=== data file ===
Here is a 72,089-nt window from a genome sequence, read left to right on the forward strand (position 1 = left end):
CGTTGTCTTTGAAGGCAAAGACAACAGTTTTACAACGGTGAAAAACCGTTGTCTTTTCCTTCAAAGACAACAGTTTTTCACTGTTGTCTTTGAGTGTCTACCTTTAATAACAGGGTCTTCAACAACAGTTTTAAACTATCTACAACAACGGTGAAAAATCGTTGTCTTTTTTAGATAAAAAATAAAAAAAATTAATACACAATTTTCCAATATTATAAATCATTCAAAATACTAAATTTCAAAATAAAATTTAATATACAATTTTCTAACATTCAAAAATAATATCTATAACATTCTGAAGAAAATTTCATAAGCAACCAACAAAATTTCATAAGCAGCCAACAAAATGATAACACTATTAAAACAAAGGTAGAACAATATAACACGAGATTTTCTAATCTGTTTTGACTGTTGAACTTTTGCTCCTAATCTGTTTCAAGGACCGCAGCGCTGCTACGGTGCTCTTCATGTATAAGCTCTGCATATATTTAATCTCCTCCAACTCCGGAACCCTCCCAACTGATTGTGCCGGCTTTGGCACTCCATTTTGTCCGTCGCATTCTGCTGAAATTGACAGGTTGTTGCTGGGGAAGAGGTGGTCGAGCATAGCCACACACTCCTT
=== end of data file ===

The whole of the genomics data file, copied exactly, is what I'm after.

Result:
Here is a 72,089-nt window from a genome sequence, read left to right on the forward strand (position 1 = left end):
CGTTGTCTTTGAAGGCAAAGACAACAGTTTTACAACGGTGAAAAACCGTTGTCTTTTCCTTCAAAGACAACAGTTTTTCACTGTTGTCTTTGAGTGTCTACCTTTAATAACAGGGTCTTCAACAACAGTTTTAAACTATCTACAACAACGGTGAAAAATCGTTGTCTTTTTTAGATAAAAAATAAAAAAAATTAATACACAATTTTCCAATATTATAAATCATTCAAAATACTAAATTTCAAAATAAAATTTAATATACAATTTTCTAACATTCAAAAATAATATCTATAACATTCTGAAGAAAATTTCATAAGCAACCAACAAAATTTCATAAGCAGCCAACAAAATGATAACACTATTAAAACAAAGGTAGAACAATATAACACGAGATTTTCTAATCTGTTTTGACTGTTGAACTTTTGCTCCTAATCTGTTTCAAGGACCGCAGCGCTGCTACGGTGCTCTTCATGTATAAGCTCTGCATATATTTAATCTCCTCCAACTCCGGAACCCTCCCAACTGATTGTGCCGGCTTTGGCACTCCATTTTGTCCGTCGCATTCTGCTGAAATTGACAGGTTGTTGCTGGGGAAGAGGTGGTCGAGCATAGCCACACACTCCTT